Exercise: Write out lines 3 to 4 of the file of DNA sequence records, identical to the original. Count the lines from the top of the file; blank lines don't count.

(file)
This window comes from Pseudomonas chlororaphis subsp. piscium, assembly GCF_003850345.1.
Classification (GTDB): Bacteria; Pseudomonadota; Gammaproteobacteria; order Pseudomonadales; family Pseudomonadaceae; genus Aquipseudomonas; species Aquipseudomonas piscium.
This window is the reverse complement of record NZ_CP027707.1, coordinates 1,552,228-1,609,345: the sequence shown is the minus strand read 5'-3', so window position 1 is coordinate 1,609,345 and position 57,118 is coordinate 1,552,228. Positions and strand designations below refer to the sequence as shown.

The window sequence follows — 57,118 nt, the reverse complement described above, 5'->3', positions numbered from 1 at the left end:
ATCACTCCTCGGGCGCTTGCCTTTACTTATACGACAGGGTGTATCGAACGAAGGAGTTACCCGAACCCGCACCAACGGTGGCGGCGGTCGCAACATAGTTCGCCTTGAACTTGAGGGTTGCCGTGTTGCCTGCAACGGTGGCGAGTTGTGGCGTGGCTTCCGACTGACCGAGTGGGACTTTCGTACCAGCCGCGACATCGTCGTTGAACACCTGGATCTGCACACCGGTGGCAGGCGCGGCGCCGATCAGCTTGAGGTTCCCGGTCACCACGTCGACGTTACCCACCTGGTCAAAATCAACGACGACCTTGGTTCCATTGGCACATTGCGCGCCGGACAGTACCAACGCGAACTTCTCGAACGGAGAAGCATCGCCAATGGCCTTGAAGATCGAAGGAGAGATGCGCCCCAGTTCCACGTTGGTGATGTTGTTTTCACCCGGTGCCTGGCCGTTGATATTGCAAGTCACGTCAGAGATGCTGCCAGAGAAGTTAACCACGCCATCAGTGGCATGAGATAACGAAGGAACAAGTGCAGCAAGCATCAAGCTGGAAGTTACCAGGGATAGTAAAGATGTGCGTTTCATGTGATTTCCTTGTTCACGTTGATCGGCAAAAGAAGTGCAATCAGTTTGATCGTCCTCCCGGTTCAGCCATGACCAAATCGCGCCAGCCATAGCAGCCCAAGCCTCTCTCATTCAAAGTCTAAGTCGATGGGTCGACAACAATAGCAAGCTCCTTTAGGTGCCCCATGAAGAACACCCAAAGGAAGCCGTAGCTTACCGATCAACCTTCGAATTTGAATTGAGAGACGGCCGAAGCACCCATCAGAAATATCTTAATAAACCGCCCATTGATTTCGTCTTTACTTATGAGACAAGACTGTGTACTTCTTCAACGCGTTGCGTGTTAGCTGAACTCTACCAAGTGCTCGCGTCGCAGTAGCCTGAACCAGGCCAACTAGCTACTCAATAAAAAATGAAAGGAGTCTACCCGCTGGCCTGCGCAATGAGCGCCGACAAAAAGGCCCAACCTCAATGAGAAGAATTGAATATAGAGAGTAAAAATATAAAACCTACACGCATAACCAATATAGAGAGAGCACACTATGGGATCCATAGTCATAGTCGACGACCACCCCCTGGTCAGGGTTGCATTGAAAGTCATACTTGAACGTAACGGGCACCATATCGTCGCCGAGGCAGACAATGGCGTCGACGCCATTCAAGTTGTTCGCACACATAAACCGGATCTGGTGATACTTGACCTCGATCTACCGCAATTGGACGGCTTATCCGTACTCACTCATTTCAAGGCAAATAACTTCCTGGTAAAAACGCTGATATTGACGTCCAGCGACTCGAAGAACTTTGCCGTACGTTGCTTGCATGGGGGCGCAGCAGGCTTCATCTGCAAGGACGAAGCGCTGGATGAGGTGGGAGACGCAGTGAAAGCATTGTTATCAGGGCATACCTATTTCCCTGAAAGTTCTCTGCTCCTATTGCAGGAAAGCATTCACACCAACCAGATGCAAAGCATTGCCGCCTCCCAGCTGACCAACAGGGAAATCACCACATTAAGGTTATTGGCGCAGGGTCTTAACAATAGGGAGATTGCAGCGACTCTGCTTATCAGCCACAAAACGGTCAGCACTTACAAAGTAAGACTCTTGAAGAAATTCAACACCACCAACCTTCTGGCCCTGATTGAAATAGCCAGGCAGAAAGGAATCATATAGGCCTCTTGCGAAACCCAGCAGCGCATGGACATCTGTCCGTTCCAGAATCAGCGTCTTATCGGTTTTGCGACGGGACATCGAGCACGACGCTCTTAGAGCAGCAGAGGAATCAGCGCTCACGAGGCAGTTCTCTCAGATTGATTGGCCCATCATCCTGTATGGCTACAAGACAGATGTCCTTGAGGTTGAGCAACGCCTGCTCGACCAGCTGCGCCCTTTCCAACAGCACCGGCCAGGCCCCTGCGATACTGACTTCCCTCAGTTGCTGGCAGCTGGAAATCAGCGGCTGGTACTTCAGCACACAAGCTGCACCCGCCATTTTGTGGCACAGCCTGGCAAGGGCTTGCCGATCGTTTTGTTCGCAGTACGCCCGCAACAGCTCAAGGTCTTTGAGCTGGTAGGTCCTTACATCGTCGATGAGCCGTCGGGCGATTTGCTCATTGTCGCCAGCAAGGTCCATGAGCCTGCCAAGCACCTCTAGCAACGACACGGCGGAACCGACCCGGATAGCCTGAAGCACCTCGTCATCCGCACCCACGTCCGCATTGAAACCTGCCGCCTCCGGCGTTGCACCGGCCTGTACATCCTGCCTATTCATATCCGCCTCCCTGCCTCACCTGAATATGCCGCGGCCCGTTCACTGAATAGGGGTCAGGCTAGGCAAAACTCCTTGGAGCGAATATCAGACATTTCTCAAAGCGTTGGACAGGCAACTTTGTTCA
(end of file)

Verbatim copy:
This window is the reverse complement of record NZ_CP027707.1, coordinates 1,552,228-1,609,345: the sequence shown is the minus strand read 5'-3', so window position 1 is coordinate 1,609,345 and position 57,118 is coordinate 1,552,228. Positions and strand designations below refer to the sequence as shown.

The window sequence follows — 57,118 nt, the reverse complement described above, 5'->3', positions numbered from 1 at the left end: